SMART:

Self-Management for People with Epilepsy and a History of Negative Health Events


A program to improve health outcomes.


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Participate

Learn to manage your mental health and improve your health outcomes.

 

Initiate

Register an institution or organization in order to offer this important program to patients.

 
 
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Program Snapshot

 

Key Components


The SMART intervention is intended to improve health outcomes in people with epilepsy.

  • Trained nurse and peer educator who collaboratively deliver the program during group sessions.

  • The program addresses challenges imposed by stigmatization, stress, and limited social support.

  • Information-sharing in an accessible manner that fosters motivation for active self-management.

  • Guided with a standardized manual and handouts that re-emphasize materials tailored to the needs of participants.


 

Program Description

SMART is a program for adult individuals with sub-optimally controlled epilepsy.  It involves educational and behavioral interventions intended to enhance epilepsy self-management.

The initial group session is in-person where individuals receive curriculum materials and learn to utilize the Web format (such as Adobe Connect or ZOOM) and a teleconferencing service needed to access the remainder of the group sessions. These sessions are held over an 8 week time period and are co-lead by a trained nurse educator and a trained peer educator. The peer educator is someone with epilepsy and a history of NHEs. Educators use a written curriculum delivered online, and the interactive sessions last 60-90 minutes. Groups are limited to about 6 -12 adult participants.

After the group sessions are done, individuals have 8 telephone maintenance sessions with the nurse educator and the peer educator spaced approximately 2 weeks apart.

SMART is intended for adults with epilepsy, especially those who belong to disadvantaged sub groups, those who are under-insured and veterans with epilepsy. People with epilepsy who belong to disadvantaged sub-groups are more likely to have poor outcomes and often end up using expensive crisis-oriented care, and thus potentially might benefit the most from self-management programs if they can be actively engaged.

 

Format

  • 8 groups sessions followed by 8 maintenance sessions

  • Session 1 - in-person

  • Session 2-8 - web-sessions

  • Maintenance sessions - phone
     

Participants

Adults with epilepsy, especially those who belong to disadvantaged sub groups, those who are under-insured and veterans with epilepsy.
 

Facilitators

Each SMART group is led by a nurse educator and a peer educator.

Training Requirements

  • Nurse and Peer educator orientation and training: 2-half day sessions.

  • Debriefing sessions with the Nurse and Peer Educators as needed (expect 2-4 over 1 year).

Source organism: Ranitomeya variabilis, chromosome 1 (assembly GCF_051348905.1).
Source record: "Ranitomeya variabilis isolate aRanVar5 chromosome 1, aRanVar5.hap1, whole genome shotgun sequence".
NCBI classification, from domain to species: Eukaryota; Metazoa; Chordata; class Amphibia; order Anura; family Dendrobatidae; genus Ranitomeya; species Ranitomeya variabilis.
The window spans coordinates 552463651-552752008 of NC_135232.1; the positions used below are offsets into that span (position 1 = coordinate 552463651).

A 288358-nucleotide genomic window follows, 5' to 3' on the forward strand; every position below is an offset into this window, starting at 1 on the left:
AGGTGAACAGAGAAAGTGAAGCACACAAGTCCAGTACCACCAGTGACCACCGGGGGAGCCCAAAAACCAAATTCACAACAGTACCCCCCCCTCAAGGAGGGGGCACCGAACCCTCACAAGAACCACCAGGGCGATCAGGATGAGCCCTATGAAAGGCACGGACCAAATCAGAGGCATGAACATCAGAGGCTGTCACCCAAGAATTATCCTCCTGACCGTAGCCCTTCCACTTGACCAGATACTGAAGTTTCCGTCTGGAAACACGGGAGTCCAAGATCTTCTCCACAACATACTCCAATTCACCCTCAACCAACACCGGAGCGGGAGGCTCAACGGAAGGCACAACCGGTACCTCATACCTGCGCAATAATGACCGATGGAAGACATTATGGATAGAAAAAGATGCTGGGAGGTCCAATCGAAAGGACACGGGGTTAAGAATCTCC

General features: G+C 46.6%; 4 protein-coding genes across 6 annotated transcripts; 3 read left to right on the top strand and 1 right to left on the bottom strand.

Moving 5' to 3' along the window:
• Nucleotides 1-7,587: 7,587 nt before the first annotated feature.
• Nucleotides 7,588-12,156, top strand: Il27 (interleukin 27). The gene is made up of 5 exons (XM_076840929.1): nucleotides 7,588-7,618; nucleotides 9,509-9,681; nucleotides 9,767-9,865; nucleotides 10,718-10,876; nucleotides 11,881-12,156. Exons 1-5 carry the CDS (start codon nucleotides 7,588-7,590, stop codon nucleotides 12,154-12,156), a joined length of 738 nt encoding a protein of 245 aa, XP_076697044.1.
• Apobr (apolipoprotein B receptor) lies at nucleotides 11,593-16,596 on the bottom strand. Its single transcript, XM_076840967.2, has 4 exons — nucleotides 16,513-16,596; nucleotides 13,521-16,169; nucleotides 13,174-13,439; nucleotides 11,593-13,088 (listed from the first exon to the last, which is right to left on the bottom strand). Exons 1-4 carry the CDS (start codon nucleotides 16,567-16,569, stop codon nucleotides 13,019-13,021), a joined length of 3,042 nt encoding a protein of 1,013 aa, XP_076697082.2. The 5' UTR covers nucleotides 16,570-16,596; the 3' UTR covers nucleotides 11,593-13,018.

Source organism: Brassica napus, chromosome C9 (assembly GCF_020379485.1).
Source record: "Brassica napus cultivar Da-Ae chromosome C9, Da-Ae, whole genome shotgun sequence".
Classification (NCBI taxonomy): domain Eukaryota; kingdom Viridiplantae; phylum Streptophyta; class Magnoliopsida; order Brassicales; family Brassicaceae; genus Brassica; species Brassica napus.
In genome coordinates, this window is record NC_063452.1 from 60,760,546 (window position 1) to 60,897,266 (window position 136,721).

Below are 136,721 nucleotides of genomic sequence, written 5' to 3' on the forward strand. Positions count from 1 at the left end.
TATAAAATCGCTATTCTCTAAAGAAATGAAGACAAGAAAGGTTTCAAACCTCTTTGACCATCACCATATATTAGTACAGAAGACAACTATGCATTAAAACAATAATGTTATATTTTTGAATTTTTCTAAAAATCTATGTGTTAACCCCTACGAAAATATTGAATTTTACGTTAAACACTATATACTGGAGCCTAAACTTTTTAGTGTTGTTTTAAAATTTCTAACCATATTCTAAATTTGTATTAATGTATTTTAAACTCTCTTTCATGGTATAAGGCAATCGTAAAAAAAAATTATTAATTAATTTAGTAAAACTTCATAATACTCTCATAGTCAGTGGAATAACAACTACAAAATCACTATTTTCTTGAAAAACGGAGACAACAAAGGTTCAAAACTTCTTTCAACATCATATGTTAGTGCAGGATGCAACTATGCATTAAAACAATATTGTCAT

Resource Requirements

  • Adequate space for the first group session.

  • Laptop set-up to display power-point slides for session leaders and for participants

  • Subscription (usually free) to a video conferencing service (such as Adobe Connect or ZOOM)

  • Toll-free number or teleconference line available for those unable to make in-person sessions.

  • Reimbursement costs of public transportation to in-person sessions for individuals that do not have other resources. Original program costs for this were in the order of $5/per person/session

COST

The cost of SMART varies based upon staffing and number of participants in a group and geographical setting. The following reflect original program costs:

  • Nurse educators are typically paid $50/session including training sessions.

  • Peer educators are typically paid $25-$30/session including training sessions.

Other costs include printing the SMART instructor manual, SMART participant manuals, and session PowerPoint slides.

After the initial training, the time commitment for nurse and peer educators should not exceed 1-3 hours/week.

 
 
 

Program Contact

To learn more about becoming a program adopter or if you wish to participate in the SMART program contact:

Martha Sajatovic

 
 

Availability

Ohio


Program Development & Evaluation

SMART is based upon the idea that people learn by observing others, gaining knowledge, skills, and experience, and acquiring the self-confidence to put their new-found knowledge into practice in ways that are practical and self-sustaining.

SMART uses peer support to promote connection, understanding, and acceptance.

Past research experience with the TIME program suggests that the SMART program will also be highly acceptable to participants. The on-line format may help minimize social isolation that some people with epilepsy experience due to driving restrictions or other burden imposed by their epilepsy.

SMART is an adaptation of an evidence-based self-management intervention (TIME) that was developed for individuals with epilepsy and comorbid mental health conditions. SMART was refined based on input from a community advisory board and it is intended to improve self-management and mood and to reduce negative health events (NHEs) such as seizures, hospitalizations, emergency department visits or self-harm attempts.

 

TESTIMONIAL:

One of the hidden problems with epilepsy is that no one wants to talk about it and the other problem is the restrictions imposed from the outside. The challenges are different from year to year and the group sessions addressed that. Even though it seemed at the beginning that it was basic information for people who do not know anything about epilepsy, I learned something new something every session. As the sessions went on, people opened up and shared a lot and that was very helpful.

- SMART Participant